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#1 May 16, 2022 2:37 pm

gripe
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Post-Slavery Developments of Jamaica & Barbados

Please see the analysis at this link:

https://mises.org/wire/history-and-inst … d-barbados

Here are some excerpts:

1. " . . . as historical sources will explain the success of Barbados is attributable to its institutional history and cultural profile. Historians like Trevor Burnard and Orlando Patterson contend that slavery in Barbados and Jamaica was excruciatingly brutal, but in a pathbreaking essay Patterson opines that because the landscape of Barbados limited the potential for the emergence of maroon communities slaves rationally calculated that revolutions were counter to their survival. The responses to slave insurrections were swift and brutal and in a small territory like Barbados there were few opportunities for alternative communities, so rather than being rebellious, slaves in Barbados found it more feasible to cooperate with the plantocracy.

Historian Barry Gaspar marvels at the fact that during the eighteenth-century Barbados failed to record insurrections to usurp the plantocracy. Rather than indicating the passivity of enslaved blacks, this suggests that the planter class could easily thwart conspiracies. Usually, slaves who were fearful of backlash would leak intelligence to planters, and the pace at which the state squashed uprisings often demotivated slaves from planning other revolts."

2. "In contrast to Barbados, Jamaica afforded more opportunities to erect maroon communities and unlike Barbados, Jamaica did not record a natural increase in the slave population so there was greater dependence on importing Africans who were disproportionately responsible for revolts. Therefore, due to the potent influence of African customs and wider options for rebellious slaves, black Jamaicans developed a creole Jamaican culture that often contradicted the cultural ideals of the planter class."

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#2 May 16, 2022 8:00 pm

Wide Sargasso Sea
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Re: Post-Slavery Developments of Jamaica & Barbados

I agree with this theory. But Barbados developed into a more literate slave colony than Jamaica. Jamaica had to replenish its slave population for they died under such harsh working conditions, etc. unlike Barbados where the slaves learned integrate more and cooperate with each other as they emerged as one nation.

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#3 May 16, 2022 9:55 pm

New Historian
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Re: Post-Slavery Developments of Jamaica & Barbados

This is a good one, and so complex. Anyone who says history is irrelevant is a fool, history makes us what we are. "so rather than being rebellious, slaves in Barbados found it more feasible to cooperate with the plantocracy." It also affected the mentality of the slaves, and by extension modern-day Bajans, who are known to be way more conservative than the rest of the Caribbean. While we were sing about Rasta revolution, Bimmers were singing to the Merrymen. A real little England fi true.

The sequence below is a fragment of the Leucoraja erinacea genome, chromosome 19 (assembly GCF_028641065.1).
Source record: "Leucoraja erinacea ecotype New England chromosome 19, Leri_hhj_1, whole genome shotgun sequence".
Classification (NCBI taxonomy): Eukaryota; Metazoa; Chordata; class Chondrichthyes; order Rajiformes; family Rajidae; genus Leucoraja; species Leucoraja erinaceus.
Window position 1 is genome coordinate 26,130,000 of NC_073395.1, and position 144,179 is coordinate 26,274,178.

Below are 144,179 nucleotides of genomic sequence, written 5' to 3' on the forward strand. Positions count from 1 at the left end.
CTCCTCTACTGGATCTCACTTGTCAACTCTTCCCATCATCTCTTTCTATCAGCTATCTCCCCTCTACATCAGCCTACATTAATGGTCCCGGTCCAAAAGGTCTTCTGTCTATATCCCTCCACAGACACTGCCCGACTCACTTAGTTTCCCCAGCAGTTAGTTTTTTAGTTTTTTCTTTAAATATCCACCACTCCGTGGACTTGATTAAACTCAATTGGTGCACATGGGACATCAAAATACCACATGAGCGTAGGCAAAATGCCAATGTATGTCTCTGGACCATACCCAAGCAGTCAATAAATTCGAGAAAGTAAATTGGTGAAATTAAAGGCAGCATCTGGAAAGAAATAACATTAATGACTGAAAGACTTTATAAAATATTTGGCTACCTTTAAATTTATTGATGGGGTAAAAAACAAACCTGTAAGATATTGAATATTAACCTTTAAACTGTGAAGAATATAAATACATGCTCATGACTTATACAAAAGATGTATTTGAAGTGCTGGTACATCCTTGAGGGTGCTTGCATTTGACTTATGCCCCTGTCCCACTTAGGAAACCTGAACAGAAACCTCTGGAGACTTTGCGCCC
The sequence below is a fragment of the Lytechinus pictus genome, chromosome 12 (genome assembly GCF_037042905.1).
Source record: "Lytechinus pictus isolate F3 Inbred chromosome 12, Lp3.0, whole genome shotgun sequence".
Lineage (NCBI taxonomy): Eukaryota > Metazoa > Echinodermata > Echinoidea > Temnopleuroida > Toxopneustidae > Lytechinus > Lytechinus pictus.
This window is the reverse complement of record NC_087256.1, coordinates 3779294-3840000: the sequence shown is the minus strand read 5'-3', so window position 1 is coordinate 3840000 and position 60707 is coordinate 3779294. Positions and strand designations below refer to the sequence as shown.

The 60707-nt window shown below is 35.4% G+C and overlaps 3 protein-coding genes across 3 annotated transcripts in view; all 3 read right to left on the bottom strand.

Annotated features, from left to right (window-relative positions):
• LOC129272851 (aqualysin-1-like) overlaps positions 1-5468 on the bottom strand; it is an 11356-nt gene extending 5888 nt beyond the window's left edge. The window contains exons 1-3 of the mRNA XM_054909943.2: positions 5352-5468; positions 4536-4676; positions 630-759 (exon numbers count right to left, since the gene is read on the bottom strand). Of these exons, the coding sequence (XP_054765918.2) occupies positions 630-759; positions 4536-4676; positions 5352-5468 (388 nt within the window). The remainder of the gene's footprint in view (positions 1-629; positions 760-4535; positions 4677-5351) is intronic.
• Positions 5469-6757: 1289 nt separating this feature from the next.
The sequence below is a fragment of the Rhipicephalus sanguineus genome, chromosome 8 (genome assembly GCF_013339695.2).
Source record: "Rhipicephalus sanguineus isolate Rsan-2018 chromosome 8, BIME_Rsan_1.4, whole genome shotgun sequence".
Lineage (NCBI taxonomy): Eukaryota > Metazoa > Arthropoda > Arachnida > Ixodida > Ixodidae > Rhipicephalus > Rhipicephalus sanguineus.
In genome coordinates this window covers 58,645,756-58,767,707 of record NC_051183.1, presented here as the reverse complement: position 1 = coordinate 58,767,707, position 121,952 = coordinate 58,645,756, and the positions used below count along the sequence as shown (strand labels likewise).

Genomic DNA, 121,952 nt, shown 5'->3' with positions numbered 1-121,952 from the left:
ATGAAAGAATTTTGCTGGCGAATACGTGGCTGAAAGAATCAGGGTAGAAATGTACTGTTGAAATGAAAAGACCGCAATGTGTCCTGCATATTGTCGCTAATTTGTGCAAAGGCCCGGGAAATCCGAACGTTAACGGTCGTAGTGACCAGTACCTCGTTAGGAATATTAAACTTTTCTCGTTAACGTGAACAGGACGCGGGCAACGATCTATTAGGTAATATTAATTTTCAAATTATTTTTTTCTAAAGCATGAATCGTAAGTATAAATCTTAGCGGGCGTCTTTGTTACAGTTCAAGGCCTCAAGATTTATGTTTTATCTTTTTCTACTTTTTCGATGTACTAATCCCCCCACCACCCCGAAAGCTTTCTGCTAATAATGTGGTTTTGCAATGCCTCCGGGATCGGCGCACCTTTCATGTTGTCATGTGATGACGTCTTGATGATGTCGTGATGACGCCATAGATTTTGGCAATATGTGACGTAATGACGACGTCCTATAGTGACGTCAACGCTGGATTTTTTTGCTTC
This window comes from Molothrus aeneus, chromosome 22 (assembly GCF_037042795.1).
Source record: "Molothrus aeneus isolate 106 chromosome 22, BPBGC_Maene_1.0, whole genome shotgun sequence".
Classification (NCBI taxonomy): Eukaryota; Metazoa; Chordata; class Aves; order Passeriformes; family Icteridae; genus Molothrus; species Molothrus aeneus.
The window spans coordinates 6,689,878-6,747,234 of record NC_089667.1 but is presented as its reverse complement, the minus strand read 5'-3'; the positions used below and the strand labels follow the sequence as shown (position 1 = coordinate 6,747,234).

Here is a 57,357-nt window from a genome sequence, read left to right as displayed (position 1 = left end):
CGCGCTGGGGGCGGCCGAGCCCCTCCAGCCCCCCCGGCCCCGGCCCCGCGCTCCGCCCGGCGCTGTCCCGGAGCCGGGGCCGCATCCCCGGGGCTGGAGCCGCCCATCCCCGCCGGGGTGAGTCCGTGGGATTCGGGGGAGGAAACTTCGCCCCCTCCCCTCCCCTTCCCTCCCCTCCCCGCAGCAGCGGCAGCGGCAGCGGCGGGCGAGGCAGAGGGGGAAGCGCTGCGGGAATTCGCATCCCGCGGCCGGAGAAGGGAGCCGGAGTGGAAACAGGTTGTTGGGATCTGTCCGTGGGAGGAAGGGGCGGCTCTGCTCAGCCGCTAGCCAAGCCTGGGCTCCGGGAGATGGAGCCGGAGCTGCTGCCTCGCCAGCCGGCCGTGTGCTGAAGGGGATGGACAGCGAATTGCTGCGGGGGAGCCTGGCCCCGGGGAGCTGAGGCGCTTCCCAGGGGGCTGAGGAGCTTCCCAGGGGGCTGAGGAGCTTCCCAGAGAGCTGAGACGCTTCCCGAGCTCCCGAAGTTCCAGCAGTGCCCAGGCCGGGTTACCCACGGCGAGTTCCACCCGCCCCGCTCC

And don't get carried away with sentimental notions of the Jamaican Maroons, once they'd gotten their peace treaty with the whites, they actively hunted down and returned escaped slaves. But I can't judge them.

Another critical difference between Barbados and Jamaica in post-emancipation up to now: education. The sheer number of ex-slaves in Jamaica made it difficult for education to reach the entire population, which wasn't the case in Barbados. It shows today, with literacy and the general level of the workforce.

Finally, don't forget Bussa. His revolt was the only significant slave rebellion in Bim, and was quickly crushed with the customary brutality. What was interesting is what prompted Bussa and his fellow revolutionaries to act: events in the British parliament. "The revolts arose at a time when the British Parliament was working on schemes to ameliorate the conditions of slaves in the Caribbean. Preparation for this rebellion began soon after the House of Assembly discussed and rejected the Imperial Registry Bill in November 1815, which would have registered West Indian slaves. Historians believe that slaves interpreted some of the parliamentary proposals as preparatory to emancipation, and took action when emancipation did not take place."

In 1816, Bussa "led the slaves into battle at Bailey's Plantation on Tuesday, 16 April. He commanded some 400 rebels, men and women, most of whom were believed to be Creole, born in the islands. He was killed in battle, his forces continued the fight until they were defeated by superior firepower of the colonial militia. The rebellion failed but its influence was significant to the future of Barbados."

Every bajan schoolchild, including mine, learned about Bussa, his statue on the ABC Highway is certainly impactful:


https://en.wikipedia.org/wiki/Bussa%27s_rebellion






Bussa.jpg

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#4 May 17, 2022 11:32 am

Dancer
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Re: Post-Slavery Developments of Jamaica & Barbados

a read gripe .
 
NOT too comfortable with Lipton Matthews assessment     ---- - seems half done.

Historian ,  knows  some history.  lol. .. widening the narrative.

What  came to attention  was the  'importation of the   'Igbos '
Know anything of the Igbos . NH travelor to Africa ?

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